You've probably heard this all your life, and it's difficult to imagine it not being true. However, it is the exact opposite of what many low-carb proponents maintain. They say we should be minimizing our carbohydrate consumption, favouring quality protein foods like meats instead, and that they don't have to be lean to be good for us.
Let's look at something that is not controversial: HDL or high density cholesterol, otherwise known as "good" cholesterol. Most of us are now aware that it's not so much our total cholesterol that is important, but the ratio of the total to "good" cholesterol. In other words, we want HDL to be as high as possible, and the ratio to be as low as possible.
Furthermore, it is widely recognized that low HDL is a potent predictor of coronary heart disease, even more so in women than in men. This is an even better predictor than the ratio of total to HDL.
For example, this is from the Jewish Hospital of Cincinnati:
There is considerable evidence that low levels of high-density cholesterol (HDL-C) are a contributory factor in the development of atherosclerosis and coronary heart disease (CHD). Low HDL-C is one of the most common lipid disorders in patients with premature coronary artery disease. In the Framingham study, for example, low HDL-C values were associated with increases in risk for CHD of approximately 70% in men and of more than 100% in women. (my emphasis)Edit (2014): This link is no longer working. Here is another link to the same quote.
High triglyceride levels are the other uncontroversial measurement: the higher your triglycerides, the higher your risk for cardiovascular disease.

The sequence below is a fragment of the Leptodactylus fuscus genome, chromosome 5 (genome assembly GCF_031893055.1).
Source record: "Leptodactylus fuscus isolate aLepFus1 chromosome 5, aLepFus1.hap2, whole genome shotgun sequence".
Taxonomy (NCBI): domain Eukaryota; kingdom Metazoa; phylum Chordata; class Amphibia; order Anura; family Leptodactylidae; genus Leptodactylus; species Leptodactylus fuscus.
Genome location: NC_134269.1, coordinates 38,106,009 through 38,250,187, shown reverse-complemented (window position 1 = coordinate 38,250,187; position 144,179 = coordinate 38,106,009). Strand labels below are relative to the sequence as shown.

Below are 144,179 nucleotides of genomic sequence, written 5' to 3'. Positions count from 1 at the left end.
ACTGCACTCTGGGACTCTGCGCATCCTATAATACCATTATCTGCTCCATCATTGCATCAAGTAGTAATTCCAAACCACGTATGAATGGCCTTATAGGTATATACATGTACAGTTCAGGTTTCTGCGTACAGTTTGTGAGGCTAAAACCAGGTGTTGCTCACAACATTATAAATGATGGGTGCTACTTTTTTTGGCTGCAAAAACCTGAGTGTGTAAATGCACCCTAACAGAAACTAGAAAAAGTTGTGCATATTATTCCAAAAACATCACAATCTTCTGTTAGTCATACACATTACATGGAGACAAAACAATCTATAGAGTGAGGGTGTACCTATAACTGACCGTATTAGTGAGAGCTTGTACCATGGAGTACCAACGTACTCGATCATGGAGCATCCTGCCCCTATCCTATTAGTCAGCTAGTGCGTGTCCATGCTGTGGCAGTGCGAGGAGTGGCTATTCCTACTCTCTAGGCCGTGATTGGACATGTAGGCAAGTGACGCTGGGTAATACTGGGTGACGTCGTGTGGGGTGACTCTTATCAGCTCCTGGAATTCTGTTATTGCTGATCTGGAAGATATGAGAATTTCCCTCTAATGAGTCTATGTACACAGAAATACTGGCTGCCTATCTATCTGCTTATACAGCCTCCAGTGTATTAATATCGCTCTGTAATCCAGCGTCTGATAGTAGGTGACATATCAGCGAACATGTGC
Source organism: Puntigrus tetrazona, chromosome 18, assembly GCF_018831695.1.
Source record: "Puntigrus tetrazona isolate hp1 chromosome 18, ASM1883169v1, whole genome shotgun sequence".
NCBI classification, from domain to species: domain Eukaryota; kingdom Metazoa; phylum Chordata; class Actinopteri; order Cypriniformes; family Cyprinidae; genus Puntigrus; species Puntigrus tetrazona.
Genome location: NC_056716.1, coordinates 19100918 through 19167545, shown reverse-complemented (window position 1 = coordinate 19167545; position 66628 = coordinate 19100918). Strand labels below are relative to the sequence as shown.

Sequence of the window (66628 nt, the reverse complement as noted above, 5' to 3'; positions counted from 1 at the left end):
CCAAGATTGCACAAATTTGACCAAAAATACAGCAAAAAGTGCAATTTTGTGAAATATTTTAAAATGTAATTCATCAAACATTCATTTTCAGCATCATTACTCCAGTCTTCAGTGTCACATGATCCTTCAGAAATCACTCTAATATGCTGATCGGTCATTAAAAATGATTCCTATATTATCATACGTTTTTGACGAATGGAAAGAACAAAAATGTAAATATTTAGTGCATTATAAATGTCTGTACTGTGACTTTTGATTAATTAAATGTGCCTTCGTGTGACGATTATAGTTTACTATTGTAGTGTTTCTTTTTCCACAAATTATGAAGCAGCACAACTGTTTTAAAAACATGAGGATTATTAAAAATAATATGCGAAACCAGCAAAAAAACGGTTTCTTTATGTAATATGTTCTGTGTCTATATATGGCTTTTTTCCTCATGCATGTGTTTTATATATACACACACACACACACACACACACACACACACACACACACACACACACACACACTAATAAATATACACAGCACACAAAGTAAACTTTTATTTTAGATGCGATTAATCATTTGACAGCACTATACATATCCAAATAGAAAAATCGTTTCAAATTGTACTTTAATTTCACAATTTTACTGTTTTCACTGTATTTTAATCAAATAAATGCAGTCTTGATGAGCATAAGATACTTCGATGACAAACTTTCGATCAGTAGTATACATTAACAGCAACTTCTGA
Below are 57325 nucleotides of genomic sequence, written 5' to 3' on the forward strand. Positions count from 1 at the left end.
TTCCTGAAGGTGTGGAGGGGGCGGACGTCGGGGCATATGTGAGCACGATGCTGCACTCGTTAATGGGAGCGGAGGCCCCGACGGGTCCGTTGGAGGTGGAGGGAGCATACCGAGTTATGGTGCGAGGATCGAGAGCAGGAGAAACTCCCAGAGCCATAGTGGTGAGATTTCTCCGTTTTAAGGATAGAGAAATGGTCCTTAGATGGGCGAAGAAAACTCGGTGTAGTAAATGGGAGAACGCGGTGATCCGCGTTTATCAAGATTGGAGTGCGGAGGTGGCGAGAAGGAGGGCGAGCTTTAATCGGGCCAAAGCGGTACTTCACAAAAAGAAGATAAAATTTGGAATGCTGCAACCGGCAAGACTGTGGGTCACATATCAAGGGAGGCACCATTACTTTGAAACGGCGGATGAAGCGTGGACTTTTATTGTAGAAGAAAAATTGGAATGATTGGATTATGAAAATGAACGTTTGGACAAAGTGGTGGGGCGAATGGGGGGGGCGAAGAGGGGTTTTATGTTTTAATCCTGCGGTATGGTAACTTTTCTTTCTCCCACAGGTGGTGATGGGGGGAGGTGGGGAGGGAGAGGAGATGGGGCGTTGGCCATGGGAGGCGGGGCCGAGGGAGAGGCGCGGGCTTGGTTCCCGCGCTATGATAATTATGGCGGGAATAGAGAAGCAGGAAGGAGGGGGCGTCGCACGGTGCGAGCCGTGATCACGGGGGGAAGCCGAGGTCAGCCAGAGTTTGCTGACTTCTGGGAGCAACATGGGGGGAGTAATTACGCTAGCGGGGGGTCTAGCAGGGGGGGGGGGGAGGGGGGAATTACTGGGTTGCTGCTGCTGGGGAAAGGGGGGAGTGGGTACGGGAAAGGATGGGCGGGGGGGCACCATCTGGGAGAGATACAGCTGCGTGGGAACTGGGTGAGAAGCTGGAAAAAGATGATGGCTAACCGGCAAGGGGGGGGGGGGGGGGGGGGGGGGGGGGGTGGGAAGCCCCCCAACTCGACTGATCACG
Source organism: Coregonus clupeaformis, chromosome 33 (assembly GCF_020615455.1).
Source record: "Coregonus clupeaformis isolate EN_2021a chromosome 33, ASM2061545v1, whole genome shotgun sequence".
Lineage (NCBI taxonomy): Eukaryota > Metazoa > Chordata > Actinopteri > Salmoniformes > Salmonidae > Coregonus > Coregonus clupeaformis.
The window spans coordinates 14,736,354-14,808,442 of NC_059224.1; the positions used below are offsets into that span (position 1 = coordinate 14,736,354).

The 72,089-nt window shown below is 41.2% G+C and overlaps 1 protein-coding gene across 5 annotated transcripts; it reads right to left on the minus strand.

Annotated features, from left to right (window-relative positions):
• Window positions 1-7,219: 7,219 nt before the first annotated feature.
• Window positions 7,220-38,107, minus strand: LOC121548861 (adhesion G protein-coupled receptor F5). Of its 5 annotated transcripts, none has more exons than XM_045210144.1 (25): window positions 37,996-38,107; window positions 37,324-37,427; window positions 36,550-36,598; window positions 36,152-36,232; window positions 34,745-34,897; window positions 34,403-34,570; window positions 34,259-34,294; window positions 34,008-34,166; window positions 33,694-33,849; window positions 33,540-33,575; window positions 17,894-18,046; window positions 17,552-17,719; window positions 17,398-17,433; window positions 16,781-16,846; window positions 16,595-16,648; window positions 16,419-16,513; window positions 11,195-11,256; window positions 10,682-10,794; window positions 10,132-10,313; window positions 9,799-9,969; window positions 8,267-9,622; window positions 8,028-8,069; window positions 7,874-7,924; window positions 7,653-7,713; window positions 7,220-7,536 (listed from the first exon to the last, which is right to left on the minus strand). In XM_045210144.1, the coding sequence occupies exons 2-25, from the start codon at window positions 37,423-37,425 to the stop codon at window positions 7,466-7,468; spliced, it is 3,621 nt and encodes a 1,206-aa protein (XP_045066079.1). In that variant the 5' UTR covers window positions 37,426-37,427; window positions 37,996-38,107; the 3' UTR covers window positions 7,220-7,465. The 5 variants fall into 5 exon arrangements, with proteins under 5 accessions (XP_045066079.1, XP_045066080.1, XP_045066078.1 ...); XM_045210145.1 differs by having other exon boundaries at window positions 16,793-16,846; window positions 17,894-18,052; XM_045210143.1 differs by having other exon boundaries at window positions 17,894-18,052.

You would think this would be an easy nut to crack. Focus on increasing HDL and lowering triglycerides, and you'll have your health under control. For some people this is genetic, and sometimes there is an underlying medical condition, but for most of us, it's determined by our diet.
So how to go about increasing HDL cholesterol and reducing triglycerides?
This is what the New England Journal of Medicine has to say:
When fat is replaced isocalorically by carbohydrate, high-density lipoprotein (HDL) cholesterol decreases in a predictable fashion.Going back to the Jewish Hospital of Cincinnati website quoted above, we read that:
Triglyceride-rich particles derived from dietary fat, chylomicrons, are not themselves associated with CHDIt goes on to list the following 6 most common causes of high triglycerides:
excessive alcohol intake, exogenous estrogens or estrogen agonists, poorly controlled diabetes, beta blocker drugs, corticosteroids, and uremia.The most common causes of low HDL:
Patients with hypertriglyceridemia usually have lower HDL cholesterol and a higher risk of heart attack and stroke. Beta blockers, poorly controlled diabetes, uremia, anabolic steroids, corticosteroids, male sex hormones (testosterone), excessive zinc intake, and severe physical inactivity lower HDL cholesterol levels.I don't see dietary fat anywhere in that list, do you? Never mind, let's continue....
The textbook, High Density Lipoproteins, Dyslipidemia, and Coronary Heart Disease, edited by Ernst J. Schaefer also has this to say:
So now we know that poorly controlled diabetes is a factor in high triglycerides and lower HDL. We also know that diabetes is a disease that results from the body's inability to properly manage carbohydrates. And we have also learned that low fat, high carbohydrate diets lower HDL.
This might leave you wondering why we are encouraged to replace fats in our diet with carbohydrate.
It's not clear to me either. I can tell you one thing for sure: while there are plenty of studies that show that people who eat lots of fat have more coronary heart disease, it's unclear how much carbohydrate they eat. Put another way, how do we know it isn't the carbs, rather than the fat, that caused their heart disease?
How many people do you know with heart disease or low HDL but who don't eat plenty of grains and sugars?